Growing Your Business with the Breakeven Analysis

Let’s pretend we’re a donut shop. We started the business because we wanted to make money (and really like making donuts.) No matter the type of business chosen, we ask the same question as we go through setting up and starting: “When do I get to the point where I start bringing in more money than I spend”? We can answer this with the Breakeven Analysis.

Start your Breakeven Analysis by asking yourself these questions

  • How much will we charge for each item or each hour of work?
  • We plan to sell each donut for $0.50 each.
  • What are our costs for each unit produced or each hour worked? (These are variable costs.)
  • Each donut costs us $0.25 to make.
  • What are your costs that are non-directly related to producing your work, i.e. office rent and utilities? (These are fixed costs.)
  • Our store rent, equipment rental and utilities come to $2,000 a month.
  • How many items will we produce? If you’re a service-based business (such as accounting), how many hours will you offer? (The key is that you can actually SELL this amount of product or hours. But don’t forget to include time needed for marketing, legal, vacations and (of course) social media. People often think they can bill out 40 hours a week when they can’t.)
  • We have to do the formula to find out the answer for our business.

  • How much do we hope to profit?
  • $2,000 each month. 

A few assumptions to be kept in mind during the Breakeven Analysis

First, your costs are either fixed or variable with no change from either category over the course of the level of activity. Second, the only thing affecting total costs are changes in activity. Any changes to these assumptions would invalidate this analysis.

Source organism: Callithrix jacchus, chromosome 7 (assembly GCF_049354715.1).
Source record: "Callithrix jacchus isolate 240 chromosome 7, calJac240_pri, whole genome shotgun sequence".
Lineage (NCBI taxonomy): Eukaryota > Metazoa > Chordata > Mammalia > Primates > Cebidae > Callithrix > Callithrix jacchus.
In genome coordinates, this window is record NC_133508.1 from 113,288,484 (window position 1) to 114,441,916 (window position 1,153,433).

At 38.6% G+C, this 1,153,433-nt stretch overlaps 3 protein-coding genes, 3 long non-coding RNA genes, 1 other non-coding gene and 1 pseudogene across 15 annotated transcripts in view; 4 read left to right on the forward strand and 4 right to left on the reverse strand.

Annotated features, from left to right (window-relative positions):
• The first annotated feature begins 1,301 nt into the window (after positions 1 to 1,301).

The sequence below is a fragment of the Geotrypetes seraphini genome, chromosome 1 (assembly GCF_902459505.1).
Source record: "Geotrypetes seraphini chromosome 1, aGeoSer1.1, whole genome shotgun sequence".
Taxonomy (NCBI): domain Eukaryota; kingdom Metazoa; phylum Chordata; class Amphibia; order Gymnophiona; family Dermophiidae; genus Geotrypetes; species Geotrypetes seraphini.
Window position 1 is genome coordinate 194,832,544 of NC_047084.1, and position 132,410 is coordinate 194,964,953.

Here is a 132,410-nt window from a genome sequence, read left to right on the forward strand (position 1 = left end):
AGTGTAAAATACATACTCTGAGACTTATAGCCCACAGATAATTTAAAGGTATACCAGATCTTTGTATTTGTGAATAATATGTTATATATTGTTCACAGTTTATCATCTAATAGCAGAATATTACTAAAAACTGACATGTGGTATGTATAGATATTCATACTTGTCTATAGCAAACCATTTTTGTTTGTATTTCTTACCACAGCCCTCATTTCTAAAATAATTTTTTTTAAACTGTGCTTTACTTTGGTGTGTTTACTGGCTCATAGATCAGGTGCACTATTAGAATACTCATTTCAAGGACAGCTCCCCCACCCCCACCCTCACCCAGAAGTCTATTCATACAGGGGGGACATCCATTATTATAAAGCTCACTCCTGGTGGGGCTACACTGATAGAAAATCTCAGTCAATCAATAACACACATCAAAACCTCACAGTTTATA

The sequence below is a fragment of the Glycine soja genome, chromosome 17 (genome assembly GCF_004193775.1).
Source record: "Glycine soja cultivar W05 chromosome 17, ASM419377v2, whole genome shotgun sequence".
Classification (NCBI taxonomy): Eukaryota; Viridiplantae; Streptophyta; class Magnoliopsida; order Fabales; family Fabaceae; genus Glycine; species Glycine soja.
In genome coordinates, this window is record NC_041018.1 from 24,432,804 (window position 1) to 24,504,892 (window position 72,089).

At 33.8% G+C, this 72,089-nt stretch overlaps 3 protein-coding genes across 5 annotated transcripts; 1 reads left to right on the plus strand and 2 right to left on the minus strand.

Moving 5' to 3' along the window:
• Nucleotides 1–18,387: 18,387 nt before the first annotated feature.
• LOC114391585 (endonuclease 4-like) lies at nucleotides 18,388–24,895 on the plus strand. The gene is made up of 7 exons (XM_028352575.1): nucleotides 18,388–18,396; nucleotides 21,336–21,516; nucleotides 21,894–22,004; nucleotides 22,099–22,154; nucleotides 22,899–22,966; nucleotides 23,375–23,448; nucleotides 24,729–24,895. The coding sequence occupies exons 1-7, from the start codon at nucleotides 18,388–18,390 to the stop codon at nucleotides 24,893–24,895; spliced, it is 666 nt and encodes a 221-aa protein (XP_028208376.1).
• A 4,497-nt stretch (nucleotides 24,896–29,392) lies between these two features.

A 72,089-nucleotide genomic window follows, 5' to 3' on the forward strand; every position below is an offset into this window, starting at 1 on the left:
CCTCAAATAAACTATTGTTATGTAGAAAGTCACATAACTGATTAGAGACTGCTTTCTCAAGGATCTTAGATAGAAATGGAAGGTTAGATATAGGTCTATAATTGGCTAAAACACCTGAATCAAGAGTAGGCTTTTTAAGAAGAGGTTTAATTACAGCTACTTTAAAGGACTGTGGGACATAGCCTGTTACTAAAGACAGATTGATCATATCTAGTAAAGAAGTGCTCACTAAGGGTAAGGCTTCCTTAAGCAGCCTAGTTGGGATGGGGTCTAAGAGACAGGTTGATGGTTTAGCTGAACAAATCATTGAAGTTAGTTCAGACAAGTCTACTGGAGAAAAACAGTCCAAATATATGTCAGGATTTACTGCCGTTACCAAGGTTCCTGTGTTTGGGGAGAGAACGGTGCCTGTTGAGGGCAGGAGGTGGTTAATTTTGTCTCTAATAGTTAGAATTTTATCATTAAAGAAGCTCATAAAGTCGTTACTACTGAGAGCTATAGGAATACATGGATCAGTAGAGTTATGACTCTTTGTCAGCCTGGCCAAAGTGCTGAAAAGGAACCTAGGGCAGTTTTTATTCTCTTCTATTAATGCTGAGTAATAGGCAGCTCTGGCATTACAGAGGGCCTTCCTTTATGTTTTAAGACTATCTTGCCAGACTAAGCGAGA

Determine profit by using the Breakdown Analysis formula

We use the answers to the above questions and the following formula to determine how many donuts we have to make in order to reach our goal profit:

  • (Sales price x number of items to be sold) – (variable costs x number of items to be sold) – fixed costs = PROFIT
  • ($0.50 x number of items to be sold) – ($0.25 x number of items to be sold) – $2,000 = $2,000
  • ($0.25 x number of items to be sold) = $4,000
  • Number of items to be sold = 16,000

Time to start asking more questions

  • Can we sell 16,000 doughnuts a month?
  • Can we up the price to $1.00 a piece, which would cut the number that need to be sold in half?
  • Cutting the costs, either variable or fixed, can also reduce the number to be sold.

This is a great exercise to do when you are looking at expanding or starting your business, to determine if you can make the kind of money that you need to finance your lifestyle. Talk to a good accountant who can walk you through this exercise with information more relevant to the type of business you have or want to start.

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